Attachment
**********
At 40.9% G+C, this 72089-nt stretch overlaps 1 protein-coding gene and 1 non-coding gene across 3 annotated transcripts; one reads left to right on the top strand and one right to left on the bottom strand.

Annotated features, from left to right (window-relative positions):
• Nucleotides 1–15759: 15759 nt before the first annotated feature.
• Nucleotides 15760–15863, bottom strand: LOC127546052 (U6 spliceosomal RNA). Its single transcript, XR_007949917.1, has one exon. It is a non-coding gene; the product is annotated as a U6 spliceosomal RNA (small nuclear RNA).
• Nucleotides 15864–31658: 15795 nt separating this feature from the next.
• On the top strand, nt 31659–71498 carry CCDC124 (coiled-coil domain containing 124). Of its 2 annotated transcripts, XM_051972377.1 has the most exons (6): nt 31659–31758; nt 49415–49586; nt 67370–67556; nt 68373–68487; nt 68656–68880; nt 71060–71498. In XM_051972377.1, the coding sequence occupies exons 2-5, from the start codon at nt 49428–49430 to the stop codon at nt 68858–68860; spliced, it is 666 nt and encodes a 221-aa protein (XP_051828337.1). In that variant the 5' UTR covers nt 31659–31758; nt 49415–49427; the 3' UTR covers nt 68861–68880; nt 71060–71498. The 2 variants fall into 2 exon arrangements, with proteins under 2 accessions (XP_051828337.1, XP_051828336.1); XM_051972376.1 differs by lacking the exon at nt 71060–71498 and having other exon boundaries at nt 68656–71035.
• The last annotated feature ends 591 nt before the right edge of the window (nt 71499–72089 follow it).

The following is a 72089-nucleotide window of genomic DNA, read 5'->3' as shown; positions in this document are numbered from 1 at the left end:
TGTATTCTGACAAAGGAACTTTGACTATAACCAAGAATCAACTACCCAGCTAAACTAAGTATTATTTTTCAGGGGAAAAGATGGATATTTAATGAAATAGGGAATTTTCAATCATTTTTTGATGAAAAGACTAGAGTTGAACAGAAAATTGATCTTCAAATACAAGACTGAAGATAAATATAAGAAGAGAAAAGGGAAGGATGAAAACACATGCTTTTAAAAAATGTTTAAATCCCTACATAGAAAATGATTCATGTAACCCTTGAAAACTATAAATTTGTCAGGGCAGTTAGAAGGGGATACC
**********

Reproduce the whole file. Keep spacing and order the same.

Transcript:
At 40.9% G+C, this 72089-nt stretch overlaps 1 protein-coding gene and 1 non-coding gene across 3 annotated transcripts; one reads left to right on the top strand and one right to left on the bottom strand.

Annotated features, from left to right (window-relative positions):
• Nucleotides 1–15759: 15759 nt before the first annotated feature.
• Nucleotides 15760–15863, bottom strand: LOC127546052 (U6 spliceosomal RNA). Its single transcript, XR_007949917.1, has one exon. It is a non-coding gene; the product is annotated as a U6 spliceosomal RNA (small nuclear RNA).
• Nucleotides 15864–31658: 15795 nt separating this feature from the next.
• On the top strand, nt 31659–71498 carry CCDC124 (coiled-coil domain containing 124). Of its 2 annotated transcripts, XM_051972377.1 has the most exons (6): nt 31659–31758; nt 49415–49586; nt 67370–67556; nt 68373–68487; nt 68656–68880; nt 71060–71498. In XM_051972377.1, the coding sequence occupies exons 2-5, from the start codon at nt 49428–49430 to the stop codon at nt 68858–68860; spliced, it is 666 nt and encodes a 221-aa protein (XP_051828337.1). In that variant the 5' UTR covers nt 31659–31758; nt 49415–49427; the 3' UTR covers nt 68861–68880; nt 71060–71498. The 2 variants fall into 2 exon arrangements, with proteins under 2 accessions (XP_051828337.1, XP_051828336.1); XM_051972376.1 differs by lacking the exon at nt 71060–71498 and having other exon boundaries at nt 68656–71035.
• The last annotated feature ends 591 nt before the right edge of the window (nt 71499–72089 follow it).

The following is a 72089-nucleotide window of genomic DNA, read 5'->3' as shown; positions in this document are numbered from 1 at the left end:
TGTATTCTGACAAAGGAACTTTGACTATAACCAAGAATCAACTACCCAGCTAAACTAAGTATTATTTTTCAGGGGAAAAGATGGATATTTAATGAAATAGGGAATTTTCAATCATTTTTTGATGAAAAGACTAGAGTTGAACAGAAAATTGATCTTCAAATACAAGACTGAAGATAAATATAAGAAGAGAAAAGGGAAGGATGAAAACACATGCTTTTAAAAAATGTTTAAATCCCTACATAGAAAATGATTCATGTAACCCTTGAAAACTATAAATTTGTCAGGGCAGTTAGAAGGGGATACC